Landmark UN Climate Change Report: Act Now To Avoid Climate Catastrophe

FLARES BURN AT SUNSET IN THE BAKKEN OIL AND GAS FIELDS IN NORTH DAKOTA. JEFF PEISCHL/CIRES/NOAA

Today, the Intergovernmental Panel on Climate Change (IPCC), the United Nations body to assess the science of climate change, unleashed their Special Report on the impact of global warming reaching 1.5°C above pre-industrial levels.

In short, one of the world's main climate targets – to keep global warming below 2°C – is not strict enough and could still lead to catastrophic, irreversible damage to our ecosystems. To avoid such a fate, we need rapid, immediate, and “unprecedented” change in the fields of energy, land use, infrastructure, and lifestyle

Over the past week, leading scientists and diplomats have been fine-tuning the content of the report in Incheon, South Korea. Poring over 6,000 peer-reviewed scientific studies, they attempt to provide a clear view of what’s at stake if climate change is not addressed and what we can do about it to stabilize a temperature rise of 1.5°C by 2100.

"This IPCC report is set to outline a rescue plan for humanity," said Jennifer Morgan, Executive Director of Greenpeace International, speaking at a press conference in South Korea on Thursday.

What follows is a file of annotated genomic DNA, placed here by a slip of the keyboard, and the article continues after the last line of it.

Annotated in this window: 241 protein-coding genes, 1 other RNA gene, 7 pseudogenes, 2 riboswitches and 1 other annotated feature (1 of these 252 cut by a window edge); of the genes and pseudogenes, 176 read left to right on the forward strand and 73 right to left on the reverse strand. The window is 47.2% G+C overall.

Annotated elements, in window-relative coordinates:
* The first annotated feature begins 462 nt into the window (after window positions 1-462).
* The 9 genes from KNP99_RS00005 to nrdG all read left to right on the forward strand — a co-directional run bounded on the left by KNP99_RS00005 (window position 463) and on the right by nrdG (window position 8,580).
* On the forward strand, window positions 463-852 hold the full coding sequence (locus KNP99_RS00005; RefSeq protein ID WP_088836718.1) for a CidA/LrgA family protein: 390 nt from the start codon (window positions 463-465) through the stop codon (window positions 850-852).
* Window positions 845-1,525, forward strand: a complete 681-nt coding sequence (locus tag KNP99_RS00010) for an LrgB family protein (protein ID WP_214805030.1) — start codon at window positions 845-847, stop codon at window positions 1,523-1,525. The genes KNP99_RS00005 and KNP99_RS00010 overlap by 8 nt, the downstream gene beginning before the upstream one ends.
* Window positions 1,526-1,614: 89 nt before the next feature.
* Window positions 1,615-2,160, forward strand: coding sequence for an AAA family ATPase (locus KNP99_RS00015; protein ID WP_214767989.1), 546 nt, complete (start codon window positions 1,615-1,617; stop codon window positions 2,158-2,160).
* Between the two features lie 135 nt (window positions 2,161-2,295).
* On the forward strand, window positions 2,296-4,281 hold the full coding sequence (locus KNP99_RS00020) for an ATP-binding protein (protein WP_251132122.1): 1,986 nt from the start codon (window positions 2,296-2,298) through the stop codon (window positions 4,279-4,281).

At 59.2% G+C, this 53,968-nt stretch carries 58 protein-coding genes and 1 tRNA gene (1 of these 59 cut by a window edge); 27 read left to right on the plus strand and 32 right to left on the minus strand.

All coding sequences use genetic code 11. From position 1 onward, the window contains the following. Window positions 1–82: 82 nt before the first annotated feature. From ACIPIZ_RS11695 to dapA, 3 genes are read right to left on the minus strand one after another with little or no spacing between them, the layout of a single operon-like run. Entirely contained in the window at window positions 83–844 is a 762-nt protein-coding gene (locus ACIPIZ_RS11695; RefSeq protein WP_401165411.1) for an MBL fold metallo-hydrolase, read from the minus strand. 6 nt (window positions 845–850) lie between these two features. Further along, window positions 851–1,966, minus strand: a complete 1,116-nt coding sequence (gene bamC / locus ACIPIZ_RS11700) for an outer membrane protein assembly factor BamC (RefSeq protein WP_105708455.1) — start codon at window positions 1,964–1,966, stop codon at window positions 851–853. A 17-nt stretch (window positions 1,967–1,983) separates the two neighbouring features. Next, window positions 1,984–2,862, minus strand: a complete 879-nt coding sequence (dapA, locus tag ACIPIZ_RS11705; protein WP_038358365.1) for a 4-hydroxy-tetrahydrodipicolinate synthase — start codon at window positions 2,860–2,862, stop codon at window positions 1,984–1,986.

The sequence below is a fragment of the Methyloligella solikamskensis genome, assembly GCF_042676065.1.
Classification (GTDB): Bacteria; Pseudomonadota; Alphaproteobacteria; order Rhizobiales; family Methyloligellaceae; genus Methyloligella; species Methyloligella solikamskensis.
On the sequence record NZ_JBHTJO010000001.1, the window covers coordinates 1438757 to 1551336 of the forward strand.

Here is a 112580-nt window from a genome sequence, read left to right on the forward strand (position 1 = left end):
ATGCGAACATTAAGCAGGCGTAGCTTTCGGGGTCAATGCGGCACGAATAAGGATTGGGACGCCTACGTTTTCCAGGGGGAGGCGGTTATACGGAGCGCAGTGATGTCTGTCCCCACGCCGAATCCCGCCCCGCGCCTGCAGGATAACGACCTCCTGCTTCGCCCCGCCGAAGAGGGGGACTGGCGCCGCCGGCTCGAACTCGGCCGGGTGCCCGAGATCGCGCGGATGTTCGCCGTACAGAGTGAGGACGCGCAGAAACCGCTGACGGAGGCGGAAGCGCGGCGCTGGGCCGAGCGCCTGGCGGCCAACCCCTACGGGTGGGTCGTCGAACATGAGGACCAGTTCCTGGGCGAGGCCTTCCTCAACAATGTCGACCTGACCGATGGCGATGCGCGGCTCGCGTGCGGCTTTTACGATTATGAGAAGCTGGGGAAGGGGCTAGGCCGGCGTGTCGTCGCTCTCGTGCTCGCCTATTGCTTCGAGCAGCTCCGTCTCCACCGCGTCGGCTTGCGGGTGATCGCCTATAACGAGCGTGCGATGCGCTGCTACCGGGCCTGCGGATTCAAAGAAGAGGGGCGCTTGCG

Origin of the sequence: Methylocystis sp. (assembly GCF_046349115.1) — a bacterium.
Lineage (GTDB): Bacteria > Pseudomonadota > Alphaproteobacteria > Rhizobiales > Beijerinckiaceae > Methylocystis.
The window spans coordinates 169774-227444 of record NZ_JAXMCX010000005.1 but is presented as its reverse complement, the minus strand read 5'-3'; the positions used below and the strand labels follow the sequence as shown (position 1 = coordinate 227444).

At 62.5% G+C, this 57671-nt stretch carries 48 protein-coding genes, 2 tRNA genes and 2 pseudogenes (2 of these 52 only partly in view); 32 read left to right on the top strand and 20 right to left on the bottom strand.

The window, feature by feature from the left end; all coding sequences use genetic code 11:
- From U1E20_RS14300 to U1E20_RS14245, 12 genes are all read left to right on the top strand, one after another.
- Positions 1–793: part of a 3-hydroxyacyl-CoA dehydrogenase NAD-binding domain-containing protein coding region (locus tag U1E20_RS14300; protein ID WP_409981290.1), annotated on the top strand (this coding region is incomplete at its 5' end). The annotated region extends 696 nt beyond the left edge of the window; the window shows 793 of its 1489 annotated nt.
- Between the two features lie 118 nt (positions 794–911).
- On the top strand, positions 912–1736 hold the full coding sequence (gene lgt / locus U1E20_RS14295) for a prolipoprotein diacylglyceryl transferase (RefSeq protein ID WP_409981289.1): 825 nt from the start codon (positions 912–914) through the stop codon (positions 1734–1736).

At the Paris Climate Agreement in 2015, international leaders agreed to keep global warming “well below 2°C above pre-industrial levels” with the hopes to limit this to just 1.5°C. As this report makes clear, the science now shows that the 2°C target won’t be enough. 

“1.5°C is the new 2°C,” Dr Chris Weber, Global Climate and Energy Lead Scientist at WWF, told IFLScience.

“The target of 2°C is now thought to be a lot worse than we originally believed, which means we really have to push for the 1.5°C target. It is not a viable choice to aim for 2°C based on what we know about extreme weather and other feedback cycles that take hold around 2°C.”

This is the reality of our warming world and why half a degree matters. WWF
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